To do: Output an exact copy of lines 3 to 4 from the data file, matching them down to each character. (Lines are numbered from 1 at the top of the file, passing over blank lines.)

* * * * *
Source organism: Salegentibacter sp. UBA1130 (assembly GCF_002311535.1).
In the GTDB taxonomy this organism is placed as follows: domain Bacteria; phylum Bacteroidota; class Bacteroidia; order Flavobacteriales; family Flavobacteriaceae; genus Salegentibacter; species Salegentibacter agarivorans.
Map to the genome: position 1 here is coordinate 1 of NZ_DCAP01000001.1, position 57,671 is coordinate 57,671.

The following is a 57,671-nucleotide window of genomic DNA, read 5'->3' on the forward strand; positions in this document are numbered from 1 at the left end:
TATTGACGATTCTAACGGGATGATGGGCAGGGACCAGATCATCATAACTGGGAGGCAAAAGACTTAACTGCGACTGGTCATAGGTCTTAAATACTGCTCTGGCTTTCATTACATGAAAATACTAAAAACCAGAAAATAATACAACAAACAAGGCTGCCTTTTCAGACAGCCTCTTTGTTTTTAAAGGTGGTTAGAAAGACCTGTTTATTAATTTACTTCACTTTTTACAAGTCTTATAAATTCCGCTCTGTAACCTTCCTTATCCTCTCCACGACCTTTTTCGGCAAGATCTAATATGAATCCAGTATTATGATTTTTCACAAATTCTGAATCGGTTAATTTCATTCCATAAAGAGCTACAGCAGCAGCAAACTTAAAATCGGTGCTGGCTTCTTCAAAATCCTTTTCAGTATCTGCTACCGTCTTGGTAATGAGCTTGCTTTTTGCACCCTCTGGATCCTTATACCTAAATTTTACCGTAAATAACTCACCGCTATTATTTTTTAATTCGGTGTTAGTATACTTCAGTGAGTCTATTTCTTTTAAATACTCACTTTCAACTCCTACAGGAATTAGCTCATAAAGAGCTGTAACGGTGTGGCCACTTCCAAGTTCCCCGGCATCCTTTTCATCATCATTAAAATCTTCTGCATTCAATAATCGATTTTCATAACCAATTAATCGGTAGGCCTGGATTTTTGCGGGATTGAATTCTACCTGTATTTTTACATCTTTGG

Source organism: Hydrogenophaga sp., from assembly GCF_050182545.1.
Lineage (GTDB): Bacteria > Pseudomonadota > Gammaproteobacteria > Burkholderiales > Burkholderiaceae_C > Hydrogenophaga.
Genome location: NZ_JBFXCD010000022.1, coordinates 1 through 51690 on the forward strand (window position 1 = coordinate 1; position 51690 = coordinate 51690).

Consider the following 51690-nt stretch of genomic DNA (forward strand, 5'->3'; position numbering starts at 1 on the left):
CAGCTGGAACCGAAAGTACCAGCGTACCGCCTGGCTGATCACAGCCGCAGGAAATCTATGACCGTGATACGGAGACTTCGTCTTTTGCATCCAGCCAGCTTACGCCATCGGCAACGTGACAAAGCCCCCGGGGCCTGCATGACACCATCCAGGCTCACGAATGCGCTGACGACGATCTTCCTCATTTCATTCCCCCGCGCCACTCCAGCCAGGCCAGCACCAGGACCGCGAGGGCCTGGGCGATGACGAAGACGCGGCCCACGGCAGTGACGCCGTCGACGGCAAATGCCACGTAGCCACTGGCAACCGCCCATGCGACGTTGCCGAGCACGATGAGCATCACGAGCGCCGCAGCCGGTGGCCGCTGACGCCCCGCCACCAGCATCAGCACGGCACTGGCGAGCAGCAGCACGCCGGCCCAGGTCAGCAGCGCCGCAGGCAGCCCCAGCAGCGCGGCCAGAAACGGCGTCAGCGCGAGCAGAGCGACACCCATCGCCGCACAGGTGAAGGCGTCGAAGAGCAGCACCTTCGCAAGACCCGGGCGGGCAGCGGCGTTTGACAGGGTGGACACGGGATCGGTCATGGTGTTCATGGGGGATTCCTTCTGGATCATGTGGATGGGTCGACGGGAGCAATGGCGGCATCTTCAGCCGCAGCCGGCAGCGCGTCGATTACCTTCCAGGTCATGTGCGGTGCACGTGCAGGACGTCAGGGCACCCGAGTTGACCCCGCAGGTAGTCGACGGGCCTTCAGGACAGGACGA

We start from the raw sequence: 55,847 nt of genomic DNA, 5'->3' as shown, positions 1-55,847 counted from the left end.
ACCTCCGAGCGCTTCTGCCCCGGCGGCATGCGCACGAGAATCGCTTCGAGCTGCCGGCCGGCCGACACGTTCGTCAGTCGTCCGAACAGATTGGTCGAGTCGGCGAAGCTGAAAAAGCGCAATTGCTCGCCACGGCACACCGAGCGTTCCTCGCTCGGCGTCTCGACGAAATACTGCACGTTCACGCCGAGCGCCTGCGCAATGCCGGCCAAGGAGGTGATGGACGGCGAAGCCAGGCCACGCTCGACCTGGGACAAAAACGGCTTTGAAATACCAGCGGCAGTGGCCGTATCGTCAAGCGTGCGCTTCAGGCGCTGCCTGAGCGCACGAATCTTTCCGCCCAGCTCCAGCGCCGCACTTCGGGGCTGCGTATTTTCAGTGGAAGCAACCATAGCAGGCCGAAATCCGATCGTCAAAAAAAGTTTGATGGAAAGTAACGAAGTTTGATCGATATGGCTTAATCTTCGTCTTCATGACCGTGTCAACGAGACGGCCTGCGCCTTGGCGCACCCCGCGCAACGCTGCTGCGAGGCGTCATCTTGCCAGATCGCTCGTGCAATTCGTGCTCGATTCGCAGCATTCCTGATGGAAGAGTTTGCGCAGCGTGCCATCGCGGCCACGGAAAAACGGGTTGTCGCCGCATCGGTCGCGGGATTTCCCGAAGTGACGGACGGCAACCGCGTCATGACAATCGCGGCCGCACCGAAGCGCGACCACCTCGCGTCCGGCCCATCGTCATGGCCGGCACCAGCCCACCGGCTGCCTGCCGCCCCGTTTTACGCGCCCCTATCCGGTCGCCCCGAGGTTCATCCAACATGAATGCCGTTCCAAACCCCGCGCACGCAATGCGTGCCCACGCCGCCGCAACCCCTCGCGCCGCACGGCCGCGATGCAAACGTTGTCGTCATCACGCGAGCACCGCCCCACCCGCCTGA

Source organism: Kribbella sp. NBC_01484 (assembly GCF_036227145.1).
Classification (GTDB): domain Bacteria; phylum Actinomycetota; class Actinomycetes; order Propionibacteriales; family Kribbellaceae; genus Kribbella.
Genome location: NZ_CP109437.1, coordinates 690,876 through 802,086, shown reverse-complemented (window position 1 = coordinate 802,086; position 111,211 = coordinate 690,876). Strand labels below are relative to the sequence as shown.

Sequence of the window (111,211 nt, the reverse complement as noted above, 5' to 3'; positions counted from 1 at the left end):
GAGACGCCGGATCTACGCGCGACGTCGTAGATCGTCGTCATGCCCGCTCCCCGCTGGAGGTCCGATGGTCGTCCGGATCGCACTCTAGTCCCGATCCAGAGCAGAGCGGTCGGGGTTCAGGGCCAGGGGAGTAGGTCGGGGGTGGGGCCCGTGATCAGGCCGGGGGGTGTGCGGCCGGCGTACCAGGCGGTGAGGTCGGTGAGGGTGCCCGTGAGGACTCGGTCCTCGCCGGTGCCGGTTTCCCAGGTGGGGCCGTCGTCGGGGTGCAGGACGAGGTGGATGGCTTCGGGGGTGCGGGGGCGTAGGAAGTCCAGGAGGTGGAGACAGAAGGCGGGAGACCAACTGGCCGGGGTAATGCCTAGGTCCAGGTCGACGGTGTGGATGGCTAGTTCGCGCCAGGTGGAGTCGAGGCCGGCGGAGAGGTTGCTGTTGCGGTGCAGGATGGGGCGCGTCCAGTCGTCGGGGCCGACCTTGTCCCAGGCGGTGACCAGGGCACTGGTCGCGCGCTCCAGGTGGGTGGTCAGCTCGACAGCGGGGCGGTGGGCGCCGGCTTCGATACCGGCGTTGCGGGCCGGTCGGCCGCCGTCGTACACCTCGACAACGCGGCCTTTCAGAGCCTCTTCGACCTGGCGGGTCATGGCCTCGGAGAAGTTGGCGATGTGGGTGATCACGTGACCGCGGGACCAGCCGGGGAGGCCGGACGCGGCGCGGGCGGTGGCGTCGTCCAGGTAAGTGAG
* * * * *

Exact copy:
Map to the genome: position 1 here is coordinate 1 of NZ_DCAP01000001.1, position 57,671 is coordinate 57,671.

The following is a 57,671-nucleotide window of genomic DNA, read 5'->3' on the forward strand; positions in this document are numbered from 1 at the left end: